Ladies and Gentlemen, we have a floater. Only a big deal if you know how worried I was that this child would never a) put her face in the water, or b) let me wash her hair without a huge fuss. But somehow between several days spent at the lake this summer and a swim instructor who was just a little bit forceful (thanks, I think), J was actually floating on her back the other day and bobbing up and down in the pool, swallowing more water than is likely healthy. I don’t know that I would go so far as to call her a ‘water kid’ – but at least she’s a ‘I’m-kindof-okay-with-getting-water-in-my-eyes’ kid. In my mind that is something to celebrate. So ding ding!
This falls under the ‘better late than never’ category. For the second year in a row we snagged a cool spot to snap some photos of the Vancouver pride parade. Colourful doesn’t quite cover it – it is a full on visual overload, and, hands down, one of the more entertaining parades I’ve ever attended. Here’s a couple highlights…
We spent most of the parade as spectators a few stories above, out of the crowds and the sun. Only after the parade did we wander with the masses in the street. But it’s important to note: when I asked J where she’d like to sit next year, she told me in no uncertain terms that she wants to be part of the party. Sitting on the sidewalk, potentially getting soaked by water guns, rubbing shoulders with the scantily clad, and, more importantly, close enough to catch any prizes that might come her way. Fair enough. And as a side note, J is getting so good with our little point and shoot camera that she may very well be in charge of documenting next year’s parade…
p.s. Pictures from last’s year’s Pride Parade
Last week we spent some time at Veranda Beach, hanging out with old friends (some older than others, wink wink), dipping our feet in the lake, sipping on cold beverages, getting our BBQ on, and watching some fifty odd little feet run around like crazy. Here’s a few snippets.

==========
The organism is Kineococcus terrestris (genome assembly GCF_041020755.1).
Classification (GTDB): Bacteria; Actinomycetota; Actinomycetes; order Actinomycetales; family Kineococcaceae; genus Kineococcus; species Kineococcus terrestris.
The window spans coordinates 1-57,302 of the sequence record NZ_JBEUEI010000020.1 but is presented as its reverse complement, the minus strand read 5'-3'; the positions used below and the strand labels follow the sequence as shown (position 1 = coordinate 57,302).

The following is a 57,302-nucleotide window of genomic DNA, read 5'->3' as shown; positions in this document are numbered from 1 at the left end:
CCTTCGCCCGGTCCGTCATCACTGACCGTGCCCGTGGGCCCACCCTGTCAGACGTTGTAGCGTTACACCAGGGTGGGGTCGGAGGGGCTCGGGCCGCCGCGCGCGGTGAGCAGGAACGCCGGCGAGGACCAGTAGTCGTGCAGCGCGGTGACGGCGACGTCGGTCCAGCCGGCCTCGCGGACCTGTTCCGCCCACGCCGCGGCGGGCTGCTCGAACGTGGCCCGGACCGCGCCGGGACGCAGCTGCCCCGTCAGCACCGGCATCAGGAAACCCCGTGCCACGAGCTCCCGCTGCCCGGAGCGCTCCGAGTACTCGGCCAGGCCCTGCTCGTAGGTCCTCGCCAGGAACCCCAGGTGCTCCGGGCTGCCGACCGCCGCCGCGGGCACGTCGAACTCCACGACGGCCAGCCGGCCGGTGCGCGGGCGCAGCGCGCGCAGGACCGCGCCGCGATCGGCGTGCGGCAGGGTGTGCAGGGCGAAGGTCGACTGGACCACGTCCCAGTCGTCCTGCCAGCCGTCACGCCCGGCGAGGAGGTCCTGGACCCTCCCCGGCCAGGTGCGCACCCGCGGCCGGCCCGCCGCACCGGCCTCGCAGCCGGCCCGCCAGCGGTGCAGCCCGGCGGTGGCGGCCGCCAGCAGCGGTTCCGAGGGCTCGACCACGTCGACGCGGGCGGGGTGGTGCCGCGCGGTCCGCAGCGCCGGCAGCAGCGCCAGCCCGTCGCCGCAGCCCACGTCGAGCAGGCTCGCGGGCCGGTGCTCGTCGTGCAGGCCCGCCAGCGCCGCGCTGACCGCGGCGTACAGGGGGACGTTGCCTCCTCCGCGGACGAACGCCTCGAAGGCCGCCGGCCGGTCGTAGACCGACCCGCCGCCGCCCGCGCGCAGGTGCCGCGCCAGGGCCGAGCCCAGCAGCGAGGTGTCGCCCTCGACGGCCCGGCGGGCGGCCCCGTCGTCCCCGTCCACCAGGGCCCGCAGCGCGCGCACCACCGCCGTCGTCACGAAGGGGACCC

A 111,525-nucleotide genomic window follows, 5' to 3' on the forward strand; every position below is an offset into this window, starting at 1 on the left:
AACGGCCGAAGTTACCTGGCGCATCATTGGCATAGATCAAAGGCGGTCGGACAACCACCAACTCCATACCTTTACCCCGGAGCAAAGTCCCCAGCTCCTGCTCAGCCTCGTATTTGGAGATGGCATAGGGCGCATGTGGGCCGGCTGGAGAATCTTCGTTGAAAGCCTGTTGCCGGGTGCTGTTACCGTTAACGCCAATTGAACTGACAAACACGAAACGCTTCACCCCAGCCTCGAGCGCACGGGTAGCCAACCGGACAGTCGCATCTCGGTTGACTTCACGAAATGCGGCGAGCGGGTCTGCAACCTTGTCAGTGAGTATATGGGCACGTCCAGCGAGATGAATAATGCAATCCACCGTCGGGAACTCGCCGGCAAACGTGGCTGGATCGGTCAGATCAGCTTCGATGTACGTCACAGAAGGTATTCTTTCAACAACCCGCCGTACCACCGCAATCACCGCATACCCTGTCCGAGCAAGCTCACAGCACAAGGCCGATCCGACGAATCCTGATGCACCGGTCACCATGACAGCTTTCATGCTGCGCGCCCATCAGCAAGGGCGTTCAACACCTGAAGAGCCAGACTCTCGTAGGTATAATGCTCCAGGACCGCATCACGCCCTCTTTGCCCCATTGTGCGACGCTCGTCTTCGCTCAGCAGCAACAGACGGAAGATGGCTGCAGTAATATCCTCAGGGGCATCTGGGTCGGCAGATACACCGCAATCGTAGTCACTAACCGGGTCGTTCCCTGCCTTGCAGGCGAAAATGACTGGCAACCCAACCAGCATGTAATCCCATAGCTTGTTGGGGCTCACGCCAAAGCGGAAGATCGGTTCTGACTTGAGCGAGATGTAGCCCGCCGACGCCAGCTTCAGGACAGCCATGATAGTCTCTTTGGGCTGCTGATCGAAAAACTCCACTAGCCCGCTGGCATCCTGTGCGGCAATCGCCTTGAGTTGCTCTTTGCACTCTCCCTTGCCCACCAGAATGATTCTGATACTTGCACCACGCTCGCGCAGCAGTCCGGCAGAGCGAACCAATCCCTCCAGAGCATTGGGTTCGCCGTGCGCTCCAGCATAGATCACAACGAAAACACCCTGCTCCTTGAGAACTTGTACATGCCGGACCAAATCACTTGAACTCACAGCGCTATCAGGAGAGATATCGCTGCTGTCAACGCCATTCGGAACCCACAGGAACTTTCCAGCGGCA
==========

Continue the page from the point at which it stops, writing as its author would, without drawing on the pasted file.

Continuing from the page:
We were so proud of J for finally putting her face in the water – she has never really been a “water baby” and even bath time can be challenging some days. But seeing a bunch of other kids splash and play confidently in the water was better than any swimming lesson she has ever taken. So thanks, kids! Continue reading
A couple of weeks ago we met Great Auntie D and Cousin L for a strawberry picking session at Emma Lea farms. I hadn’t been strawberry picking in years and it was a fun way to spend a summer afternoon. J seemed to be enjoying herself, jumping over the rows of strawberries and (surprise, surprise) eating more than she collected. When we were done we had 16 pounds (!) of delicious, super sweet strawberries. We rewarded ourselves with strawberry milkshakes that went down way too fast. I don’t know why we don’t make milkshakes with fresh berries at home all the time. We capped the afternoon with a jump in Great Auntie D’s pool, which also served to rinse off the strawberry juice stuck in between little toes. Next up: blueberries!
P.S. I had no great plan for the strawberries we brought home. We ended up making lots of strawberry slurpees, a strawberry rhubarb crumble using this tasty recipe, strawberry scones, strawberry syrup to go on our pancakes one morning, and a strawberry spinach salad. The remaining strawberries are in my freezer but I don’t need to think about them for a while if you know what I mean.